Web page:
Word of the day: onwards

Word of the day today is my favourite word. I might say that again in future posts, but this is the time I really mean it, alright?

We can clearly break it down into two things. Firstly, the ‘on’ of continuation. Fans of phrasal verbs will have seen many examples: go on, carry on, keep on, walk on and so on.

Incidentally, using ‘and so on’ or ‘and so forth’ are tip-top ways of avoiding the use of suspension points ….err….not really advisable for a more formal style of writing, you know?

Onwards with this wonderful word then. The ‘ward’ bit is an adjective or adverb suffix meaning going in a specific direction or toward(s) a specific point. And the good news is that the final ‘s’ is your choice in the case of the adverbs we’re dealing with. By way of example, fans of fun facts will already know that windows in the UK normally open outward(s) while here in Spain they open inward(s). Fascinating.

Onward! Right, this is the important bit. Life can throw some terrible things at us. I know that I’m not telling you anything you didn’t already know there. But my favourite word is my favourite word because it’s so simple and obvious in both where it comes from and where it will take us. In spite of it all, we pick up the pieces and on we go.

Hold on! Shouldn’t that be ‘we go on’ and not ‘on we go’? ‘Have you no respect for word order?’, I hear you cry. Well, that’s a thing called ‘fronting’, where part of a sentence is moved from its normal position to, no surprise, the front. You might want to do this for reasons of special emphasis or dramatic effect. ‘Up the mountain they climbed’….’down came the rain at the midsummer music festival’, and so on.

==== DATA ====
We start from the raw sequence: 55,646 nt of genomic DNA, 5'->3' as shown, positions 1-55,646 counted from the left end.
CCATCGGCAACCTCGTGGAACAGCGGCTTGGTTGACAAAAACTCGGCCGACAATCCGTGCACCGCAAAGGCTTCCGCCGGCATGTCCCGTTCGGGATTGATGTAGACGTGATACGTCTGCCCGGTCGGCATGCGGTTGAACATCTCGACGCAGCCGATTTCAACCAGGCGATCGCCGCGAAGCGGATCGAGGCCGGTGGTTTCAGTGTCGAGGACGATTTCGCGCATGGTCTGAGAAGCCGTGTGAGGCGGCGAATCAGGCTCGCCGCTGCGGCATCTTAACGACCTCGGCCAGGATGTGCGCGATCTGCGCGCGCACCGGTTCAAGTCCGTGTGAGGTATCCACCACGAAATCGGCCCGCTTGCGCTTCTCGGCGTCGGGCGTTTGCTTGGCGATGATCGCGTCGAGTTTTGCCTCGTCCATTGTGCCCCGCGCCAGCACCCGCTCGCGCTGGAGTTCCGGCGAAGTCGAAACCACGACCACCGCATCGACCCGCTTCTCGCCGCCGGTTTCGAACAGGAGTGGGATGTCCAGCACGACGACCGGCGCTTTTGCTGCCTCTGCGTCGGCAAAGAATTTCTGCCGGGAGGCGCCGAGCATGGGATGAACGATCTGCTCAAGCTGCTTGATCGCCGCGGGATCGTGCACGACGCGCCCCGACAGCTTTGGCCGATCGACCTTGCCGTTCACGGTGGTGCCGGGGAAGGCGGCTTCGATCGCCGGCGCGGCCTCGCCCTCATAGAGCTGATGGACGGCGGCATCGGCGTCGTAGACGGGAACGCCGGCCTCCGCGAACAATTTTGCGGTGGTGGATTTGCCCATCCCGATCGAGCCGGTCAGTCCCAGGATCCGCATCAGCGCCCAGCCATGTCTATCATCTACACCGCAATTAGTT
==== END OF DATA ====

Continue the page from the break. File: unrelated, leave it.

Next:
You know when people are talking and they just don’t stop when probably they should? That’s when people go on and on…blah, blah, blah, «….errrr, can we talk about something other than adverbs, please, and no, no, not the monarchy either!»

That’s my cue to shut up and I will. But we can wind it up* with this fantastic song ‘On and On’ by Summer Fiction from the record ‘Himalaya’.

Onwards and upwards.

*It’s worth remembering that in the same way as ‘on’ can give a general meaning, so can ‘up’. It can transmit the idea of completion, totally done with, finishing… When you were a kid you were often told to eat up your vegetables, the bar’s closing so we’ll have to drink up. And what was it I was supposed to do right now? Oh yeah – wind up the post and shut up. :))

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